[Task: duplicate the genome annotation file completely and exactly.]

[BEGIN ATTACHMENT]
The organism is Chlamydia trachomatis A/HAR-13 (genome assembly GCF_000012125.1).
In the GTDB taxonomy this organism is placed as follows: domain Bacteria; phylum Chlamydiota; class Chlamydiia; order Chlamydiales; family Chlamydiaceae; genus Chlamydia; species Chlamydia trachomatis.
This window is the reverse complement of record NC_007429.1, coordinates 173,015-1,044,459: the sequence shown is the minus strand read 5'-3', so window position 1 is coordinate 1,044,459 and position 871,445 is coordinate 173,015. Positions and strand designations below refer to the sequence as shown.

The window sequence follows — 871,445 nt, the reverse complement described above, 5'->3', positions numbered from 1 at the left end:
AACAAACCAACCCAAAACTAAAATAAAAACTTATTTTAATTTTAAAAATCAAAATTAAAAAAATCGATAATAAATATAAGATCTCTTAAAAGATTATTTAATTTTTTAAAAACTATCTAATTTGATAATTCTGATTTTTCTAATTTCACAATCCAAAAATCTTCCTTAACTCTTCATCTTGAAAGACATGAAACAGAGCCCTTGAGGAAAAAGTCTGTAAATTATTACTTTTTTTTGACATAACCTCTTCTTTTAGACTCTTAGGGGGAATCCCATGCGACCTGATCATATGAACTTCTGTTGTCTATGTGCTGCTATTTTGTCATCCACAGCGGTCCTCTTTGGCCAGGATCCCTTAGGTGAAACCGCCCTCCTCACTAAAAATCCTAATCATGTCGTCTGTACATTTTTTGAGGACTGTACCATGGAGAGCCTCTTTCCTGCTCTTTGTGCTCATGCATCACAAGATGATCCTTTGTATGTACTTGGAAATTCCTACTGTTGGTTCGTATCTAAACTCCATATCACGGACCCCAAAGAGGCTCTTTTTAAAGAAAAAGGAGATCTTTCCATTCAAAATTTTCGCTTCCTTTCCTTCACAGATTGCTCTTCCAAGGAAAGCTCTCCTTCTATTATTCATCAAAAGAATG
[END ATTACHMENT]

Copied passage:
The organism is Chlamydia trachomatis A/HAR-13 (genome assembly GCF_000012125.1).
In the GTDB taxonomy this organism is placed as follows: domain Bacteria; phylum Chlamydiota; class Chlamydiia; order Chlamydiales; family Chlamydiaceae; genus Chlamydia; species Chlamydia trachomatis.
This window is the reverse complement of record NC_007429.1, coordinates 173,015-1,044,459: the sequence shown is the minus strand read 5'-3', so window position 1 is coordinate 1,044,459 and position 871,445 is coordinate 173,015. Positions and strand designations below refer to the sequence as shown.

The window sequence follows — 871,445 nt, the reverse complement described above, 5'->3', positions numbered from 1 at the left end:
AACAAACCAACCCAAAACTAAAATAAAAACTTATTTTAATTTTAAAAATCAAAATTAAAAAAATCGATAATAAATATAAGATCTCTTAAAAGATTATTTAATTTTTTAAAAACTATCTAATTTGATAATTCTGATTTTTCTAATTTCACAATCCAAAAATCTTCCTTAACTCTTCATCTTGAAAGACATGAAACAGAGCCCTTGAGGAAAAAGTCTGTAAATTATTACTTTTTTTTGACATAACCTCTTCTTTTAGACTCTTAGGGGGAATCCCATGCGACCTGATCATATGAACTTCTGTTGTCTATGTGCTGCTATTTTGTCATCCACAGCGGTCCTCTTTGGCCAGGATCCCTTAGGTGAAACCGCCCTCCTCACTAAAAATCCTAATCATGTCGTCTGTACATTTTTTGAGGACTGTACCATGGAGAGCCTCTTTCCTGCTCTTTGTGCTCATGCATCACAAGATGATCCTTTGTATGTACTTGGAAATTCCTACTGTTGGTTCGTATCTAAACTCCATATCACGGACCCCAAAGAGGCTCTTTTTAAAGAAAAAGGAGATCTTTCCATTCAAAATTTTCGCTTCCTTTCCTTCACAGATTGCTCTTCCAAGGAAAGCTCTCCTTCTATTATTCATCAAAAGAATG